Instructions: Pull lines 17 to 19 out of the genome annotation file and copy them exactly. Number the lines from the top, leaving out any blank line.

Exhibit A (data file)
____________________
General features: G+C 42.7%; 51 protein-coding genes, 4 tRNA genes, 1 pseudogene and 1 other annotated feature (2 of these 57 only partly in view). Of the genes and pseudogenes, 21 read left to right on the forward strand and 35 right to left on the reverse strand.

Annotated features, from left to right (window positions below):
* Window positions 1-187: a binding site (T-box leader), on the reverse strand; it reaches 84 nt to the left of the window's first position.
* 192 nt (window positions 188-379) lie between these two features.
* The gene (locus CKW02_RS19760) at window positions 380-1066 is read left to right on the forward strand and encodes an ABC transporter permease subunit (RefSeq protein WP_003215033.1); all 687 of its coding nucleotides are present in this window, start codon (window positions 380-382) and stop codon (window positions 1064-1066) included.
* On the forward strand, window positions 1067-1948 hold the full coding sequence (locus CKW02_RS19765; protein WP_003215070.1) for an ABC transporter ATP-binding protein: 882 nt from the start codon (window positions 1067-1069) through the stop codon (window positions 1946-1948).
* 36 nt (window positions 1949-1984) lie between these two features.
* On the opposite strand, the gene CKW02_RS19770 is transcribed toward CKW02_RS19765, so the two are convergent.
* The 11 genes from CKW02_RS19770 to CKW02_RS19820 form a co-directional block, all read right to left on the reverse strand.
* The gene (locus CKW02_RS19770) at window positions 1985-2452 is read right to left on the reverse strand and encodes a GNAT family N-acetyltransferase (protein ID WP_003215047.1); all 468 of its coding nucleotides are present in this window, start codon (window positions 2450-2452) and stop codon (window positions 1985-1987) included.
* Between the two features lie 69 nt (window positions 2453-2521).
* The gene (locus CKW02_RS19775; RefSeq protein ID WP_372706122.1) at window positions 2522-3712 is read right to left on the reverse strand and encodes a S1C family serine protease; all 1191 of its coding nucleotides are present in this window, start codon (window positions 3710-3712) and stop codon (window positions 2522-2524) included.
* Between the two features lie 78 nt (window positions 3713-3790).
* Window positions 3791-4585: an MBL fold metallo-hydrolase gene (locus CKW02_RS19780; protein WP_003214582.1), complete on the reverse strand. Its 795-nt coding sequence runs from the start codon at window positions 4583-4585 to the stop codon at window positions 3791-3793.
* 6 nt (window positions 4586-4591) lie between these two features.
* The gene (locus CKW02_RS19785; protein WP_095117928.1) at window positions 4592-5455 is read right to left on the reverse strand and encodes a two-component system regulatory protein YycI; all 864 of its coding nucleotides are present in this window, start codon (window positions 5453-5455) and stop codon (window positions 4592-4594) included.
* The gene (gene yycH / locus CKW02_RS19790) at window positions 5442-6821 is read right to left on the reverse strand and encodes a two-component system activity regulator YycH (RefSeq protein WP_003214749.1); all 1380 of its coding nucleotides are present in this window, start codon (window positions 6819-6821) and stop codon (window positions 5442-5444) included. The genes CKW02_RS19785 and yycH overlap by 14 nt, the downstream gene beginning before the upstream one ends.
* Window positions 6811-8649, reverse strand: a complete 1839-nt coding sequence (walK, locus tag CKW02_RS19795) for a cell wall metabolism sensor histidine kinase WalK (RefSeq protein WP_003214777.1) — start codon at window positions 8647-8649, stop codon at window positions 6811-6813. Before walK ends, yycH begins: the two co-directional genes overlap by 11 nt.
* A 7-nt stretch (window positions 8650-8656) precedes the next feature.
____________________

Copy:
* The gene (gene yycH / locus CKW02_RS19790) at window positions 5442-6821 is read right to left on the reverse strand and encodes a two-component system activity regulator YycH (RefSeq protein WP_003214749.1); all 1380 of its coding nucleotides are present in this window, start codon (window positions 6819-6821) and stop codon (window positions 5442-5444) included. The genes CKW02_RS19785 and yycH overlap by 14 nt, the downstream gene beginning before the upstream one ends.
* Window positions 6811-8649, reverse strand: a complete 1839-nt coding sequence (walK, locus tag CKW02_RS19795) for a cell wall metabolism sensor histidine kinase WalK (RefSeq protein WP_003214777.1) — start codon at window positions 8647-8649, stop codon at window positions 6811-6813. Before walK ends, yycH begins: the two co-directional genes overlap by 11 nt.
* A 7-nt stretch (window positions 8650-8656) precedes the next feature.